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What's Bush about today's tax cuts?

Over the weekend, some of us tax folks were talking via Twitter about the Bush tax cuts. Not the specifics, but the name "Bush tax cuts." Yes, we're word nerds as well as tax nerds and do we know how to spend our days off or what?

As we exchanged semantics views on what to call the tax rates and breaks that are set to expire on Dec. 31, 2012, I realized that this topic just couldn't be addressed properly in 140 character bursts. So I offered to provide a platform for further discussion here on the ol' blog. Two of my Twitter pals took me up on that.

Below is an analysis by Frank Woodman, Jr.

What's Bush about any Tax Cut Considered Today? Nothing

To talk about any tax cut being considered today as being a "Bush" tax cut extension is the height of political misdirection.

After all, any tax cuts that were enacted during the Bush years have already technically "expired" as all of them have been extended at least one time and some many more than that.

So the whole debate on any current tax cuts being tied to Bush has become no more than a poor parody of anything approaching reality. And the attempt to continue to imply that the tax cut issues being debated are still related somehow to him is only an attempt to cloak them in nostalgic rhetoric.

Worse still is that to talk about any president taking credit for any of the tax regulations or tax cuts that occur during their term is truly nothing more than media based politics. Presidents just don't write the various tax laws we have.

It's the Congress made up of the House of Representatives and the Senate of the United States that is responsible for writing our laws and that includes our tax code and how it's implemented.

So let's quit allowing presidential politics to play into the discussions we have on tax issues and start referring to our tax laws as belonging to the Congresses that enacted them. It's they rather than any president that deserve both the praise and the blame for our tax laws. They wrote and they enacted our entire tax code turning it over to the IRS to define and carry out.

And at a time of financial crisis as we have today to allow political considerations to shape our tax policy is to endanger our system of taxes both from a point of fairness and from a point of financial responsibility.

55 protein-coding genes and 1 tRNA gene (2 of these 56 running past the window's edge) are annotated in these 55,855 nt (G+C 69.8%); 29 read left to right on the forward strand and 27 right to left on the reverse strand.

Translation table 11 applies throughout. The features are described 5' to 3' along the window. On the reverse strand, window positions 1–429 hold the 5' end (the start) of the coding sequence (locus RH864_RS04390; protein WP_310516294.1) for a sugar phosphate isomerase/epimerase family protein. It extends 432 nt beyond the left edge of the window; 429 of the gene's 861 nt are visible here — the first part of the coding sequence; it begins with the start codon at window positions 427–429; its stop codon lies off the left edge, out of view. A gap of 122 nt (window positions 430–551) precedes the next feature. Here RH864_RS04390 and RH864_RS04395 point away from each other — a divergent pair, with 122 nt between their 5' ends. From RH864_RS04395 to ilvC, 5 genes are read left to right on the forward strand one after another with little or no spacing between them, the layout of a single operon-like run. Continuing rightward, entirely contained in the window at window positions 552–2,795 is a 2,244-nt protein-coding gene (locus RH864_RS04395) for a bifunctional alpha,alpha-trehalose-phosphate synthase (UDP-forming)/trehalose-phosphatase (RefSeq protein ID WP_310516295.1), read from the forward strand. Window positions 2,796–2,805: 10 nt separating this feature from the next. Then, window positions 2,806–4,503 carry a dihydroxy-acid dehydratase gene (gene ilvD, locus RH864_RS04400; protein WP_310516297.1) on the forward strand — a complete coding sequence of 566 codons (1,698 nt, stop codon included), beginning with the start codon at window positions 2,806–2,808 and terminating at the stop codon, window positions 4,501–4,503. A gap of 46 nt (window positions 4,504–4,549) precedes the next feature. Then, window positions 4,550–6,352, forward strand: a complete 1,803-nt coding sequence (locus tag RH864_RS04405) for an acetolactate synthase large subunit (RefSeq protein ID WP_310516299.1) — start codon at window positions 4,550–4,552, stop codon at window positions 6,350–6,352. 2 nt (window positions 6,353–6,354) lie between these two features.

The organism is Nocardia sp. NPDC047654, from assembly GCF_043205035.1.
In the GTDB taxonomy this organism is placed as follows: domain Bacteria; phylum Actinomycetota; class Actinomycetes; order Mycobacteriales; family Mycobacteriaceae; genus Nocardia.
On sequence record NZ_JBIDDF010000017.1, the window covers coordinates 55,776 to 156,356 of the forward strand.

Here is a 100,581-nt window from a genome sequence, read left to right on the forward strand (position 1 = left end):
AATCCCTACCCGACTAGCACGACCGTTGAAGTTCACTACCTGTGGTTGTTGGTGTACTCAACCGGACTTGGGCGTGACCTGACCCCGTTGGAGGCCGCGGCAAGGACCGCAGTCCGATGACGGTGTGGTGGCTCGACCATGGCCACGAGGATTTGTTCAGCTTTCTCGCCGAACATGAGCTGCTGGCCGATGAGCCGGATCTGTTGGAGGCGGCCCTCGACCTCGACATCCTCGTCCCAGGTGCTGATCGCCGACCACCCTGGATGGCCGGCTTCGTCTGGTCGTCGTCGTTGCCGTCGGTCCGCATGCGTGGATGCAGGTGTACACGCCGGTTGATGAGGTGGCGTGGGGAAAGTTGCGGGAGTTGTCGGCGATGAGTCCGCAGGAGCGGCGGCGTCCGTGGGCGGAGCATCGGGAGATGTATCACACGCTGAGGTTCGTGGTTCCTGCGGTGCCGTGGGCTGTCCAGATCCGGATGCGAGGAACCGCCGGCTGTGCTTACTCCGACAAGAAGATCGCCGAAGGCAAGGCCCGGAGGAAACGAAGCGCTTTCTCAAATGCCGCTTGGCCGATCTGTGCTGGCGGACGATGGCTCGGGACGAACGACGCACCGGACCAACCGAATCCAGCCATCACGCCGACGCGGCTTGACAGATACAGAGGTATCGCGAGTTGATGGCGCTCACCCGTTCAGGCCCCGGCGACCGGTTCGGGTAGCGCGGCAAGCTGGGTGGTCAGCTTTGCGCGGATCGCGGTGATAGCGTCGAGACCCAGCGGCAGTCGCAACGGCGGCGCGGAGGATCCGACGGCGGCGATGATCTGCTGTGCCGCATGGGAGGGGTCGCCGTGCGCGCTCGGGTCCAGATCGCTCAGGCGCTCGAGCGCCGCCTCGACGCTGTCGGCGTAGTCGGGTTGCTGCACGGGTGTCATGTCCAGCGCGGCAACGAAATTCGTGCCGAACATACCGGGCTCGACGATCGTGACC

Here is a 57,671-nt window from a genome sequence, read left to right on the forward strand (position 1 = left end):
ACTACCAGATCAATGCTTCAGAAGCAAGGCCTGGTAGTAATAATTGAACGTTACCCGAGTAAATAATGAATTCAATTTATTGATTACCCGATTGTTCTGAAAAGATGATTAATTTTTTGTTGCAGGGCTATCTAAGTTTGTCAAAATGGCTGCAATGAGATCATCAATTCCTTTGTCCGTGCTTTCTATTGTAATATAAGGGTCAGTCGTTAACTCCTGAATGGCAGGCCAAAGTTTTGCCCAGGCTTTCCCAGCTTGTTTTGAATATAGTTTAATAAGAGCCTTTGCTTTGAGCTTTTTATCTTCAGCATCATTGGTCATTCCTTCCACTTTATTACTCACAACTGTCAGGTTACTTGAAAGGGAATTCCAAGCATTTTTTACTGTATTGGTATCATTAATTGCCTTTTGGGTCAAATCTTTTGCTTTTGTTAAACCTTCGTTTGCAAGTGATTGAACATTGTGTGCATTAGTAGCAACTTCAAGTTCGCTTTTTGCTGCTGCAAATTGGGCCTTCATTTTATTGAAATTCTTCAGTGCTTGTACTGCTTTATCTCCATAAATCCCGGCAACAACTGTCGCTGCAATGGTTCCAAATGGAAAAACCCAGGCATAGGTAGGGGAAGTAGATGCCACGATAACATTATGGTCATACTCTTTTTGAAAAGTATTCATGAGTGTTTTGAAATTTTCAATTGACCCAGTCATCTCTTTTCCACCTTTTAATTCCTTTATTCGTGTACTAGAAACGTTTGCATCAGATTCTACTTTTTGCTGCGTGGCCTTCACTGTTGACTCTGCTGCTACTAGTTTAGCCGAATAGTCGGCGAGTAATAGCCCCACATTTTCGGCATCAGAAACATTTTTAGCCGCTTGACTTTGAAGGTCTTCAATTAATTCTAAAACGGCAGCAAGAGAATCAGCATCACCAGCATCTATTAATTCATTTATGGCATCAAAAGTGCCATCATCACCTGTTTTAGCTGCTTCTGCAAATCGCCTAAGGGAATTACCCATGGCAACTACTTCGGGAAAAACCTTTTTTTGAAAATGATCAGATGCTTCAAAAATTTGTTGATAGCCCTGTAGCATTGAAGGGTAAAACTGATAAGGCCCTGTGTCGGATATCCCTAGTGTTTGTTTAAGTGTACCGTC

For the financial implications of tax credits always cause both intended and unintended consequences and it's time we demand that tax laws quite being used as political fodder to influence voters with such cute tricks as calling them Reagan, Bush or even Obama tax laws or credits.

So wake up and quit talking about "Bush" tax cuts and let's start keeping our focus on the facts of these important regulations. Don't let Bush's name or any other president's be used to hijack our tax laws just to promote political ideology.

So call them what they are Congressional tax cuts and let Congress bear the full force of public opinion for the results not a president long out of office.

You can follow Frank on Twitter at @kstaxman and find all of Frank's social media connections on Xeeme.


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Sean Packard

Nostalgia is the perfect word to describe this practice. Reagan is constantly praised for reducing taxes with the '81 and '86 tax cuts without being blamed for complicating the tax code more then had ever been done before. However, it was a Congress led by Democrats in the House and Republicans in the Senate who wrote and passed the laws. The nostalgia is the same with Bush cuts.

But the same goes for anything that happens while a president is in office. Foe example,the president has no control over gas prices (speculators control that market), yet opponents always hit him/his party over high prices. Dems did it to Bush, Repubs are doing it to Obama. The president is just an easy face to put on a policy or economic or social trend.

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